Arizona school board settles religious discrimination lawsuit
The school district will continue to allow student teachers from Christian university
In an about-face, a Glendale, Ariz., school district will continue to allow students from Christian university to fulfill student teaching requirements in the district’s 32 elementary and middle schools. Board members Wednesday approved settlement of a lawsuit brought by Arizona Christian University after a firestorm of criticism of the board’s decision from teachers, parents, and community leaders at a March board meeting.
Under the settlement agreement made public Thursday afternoon, the Washington District School Governing Board agreed to sign a new five-year contract with ACU, subject to renewal each year, and pay $25,000 in attorneys’ fees. The board voted on the settlement after meeting for over an hour with a school attorney behind closed doors Wednesday.
In a February meeting, the five-member school board unanimously agreed to cut ties with the university over its religious views after an 11-year partnership. While three members of the board identify as LGBT, one member’s comments stood out. Tamillia Valenzuela said having ACU student teachers at schools would make students feel “unsafe.” She called the university’s Biblical statements on marriage and sexuality “openly bigoted.”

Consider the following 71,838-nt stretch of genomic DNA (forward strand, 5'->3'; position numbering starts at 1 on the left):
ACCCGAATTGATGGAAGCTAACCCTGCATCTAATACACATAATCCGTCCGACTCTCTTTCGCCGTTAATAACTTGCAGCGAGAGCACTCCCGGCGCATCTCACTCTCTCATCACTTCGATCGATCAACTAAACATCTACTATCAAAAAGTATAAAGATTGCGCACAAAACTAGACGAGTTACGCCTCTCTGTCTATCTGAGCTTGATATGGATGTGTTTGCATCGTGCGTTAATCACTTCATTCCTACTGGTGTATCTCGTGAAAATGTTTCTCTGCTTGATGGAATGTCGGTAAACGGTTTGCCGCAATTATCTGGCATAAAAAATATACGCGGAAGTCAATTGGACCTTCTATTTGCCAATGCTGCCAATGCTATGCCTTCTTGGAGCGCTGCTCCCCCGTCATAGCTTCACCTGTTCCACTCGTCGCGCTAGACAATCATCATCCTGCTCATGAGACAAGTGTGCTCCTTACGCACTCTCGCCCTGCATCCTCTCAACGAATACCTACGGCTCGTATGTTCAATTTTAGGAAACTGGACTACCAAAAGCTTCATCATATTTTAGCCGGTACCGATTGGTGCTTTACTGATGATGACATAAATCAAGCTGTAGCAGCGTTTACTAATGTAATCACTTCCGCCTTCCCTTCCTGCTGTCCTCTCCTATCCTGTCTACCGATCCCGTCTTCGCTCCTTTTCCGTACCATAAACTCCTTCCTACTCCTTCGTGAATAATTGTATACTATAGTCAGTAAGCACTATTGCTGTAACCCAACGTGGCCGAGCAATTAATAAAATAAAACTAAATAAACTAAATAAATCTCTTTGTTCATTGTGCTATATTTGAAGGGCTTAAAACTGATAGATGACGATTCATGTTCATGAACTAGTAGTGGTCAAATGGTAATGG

Valenzuela’s hostility to the school’s religious beliefs didn’t play well at a subsequent March 9 meeting that attracted an overflow crowd, with most attendees opposed to the board’s decision to terminate the contract. That same day, Alliance Defending Freedom attorneys filed a lawsuit on behalf of ACU, further turning up the heat.
At an April 18 status conference, U.S. District Judge Steven P. Logan pushed the parties toward an early resolution of the lawsuit, accelerating the case and setting trial for May 24—a mere 10 weeks after the filing of the lawsuit.
That’s extremely unusual, said Alliance Defending Freedom attorney Jake Reed. “[A] case typically takes one to two years, [when] he wanted everything to be done within two months, which is unheard of,” he said. “I think that’s what prompted reaching a resolution.”
Reed said board members’ animosity toward the school’s religious beliefs matches with a broader cultural animosity toward traditional beliefs of all religions. But he said the board took it even further. “So it is a little surprising that you have the government—government officials—openly violating the Constitution by discriminating [against] people and a university with religious beliefs,” he said.
Unlike the initial vote to cut ties with the university, the vote approving the settlement wasn’t unanimous. Four members agreed to settle, but the university’s most vocal critic, Valenzuela, held out and did not sign it. The school board did not admit any wrongdoing in the settlement.
“This is a complete vindication of the rights of our students to be able to participate as student teachers in a public school district without fear of religious discrimination,” ACU President Len Munsil said in a statement issued Thursday. “We obtained everything we wanted in this new agreement, without any sacrifice or compromise to our beliefs and our university’s religious purpose.”
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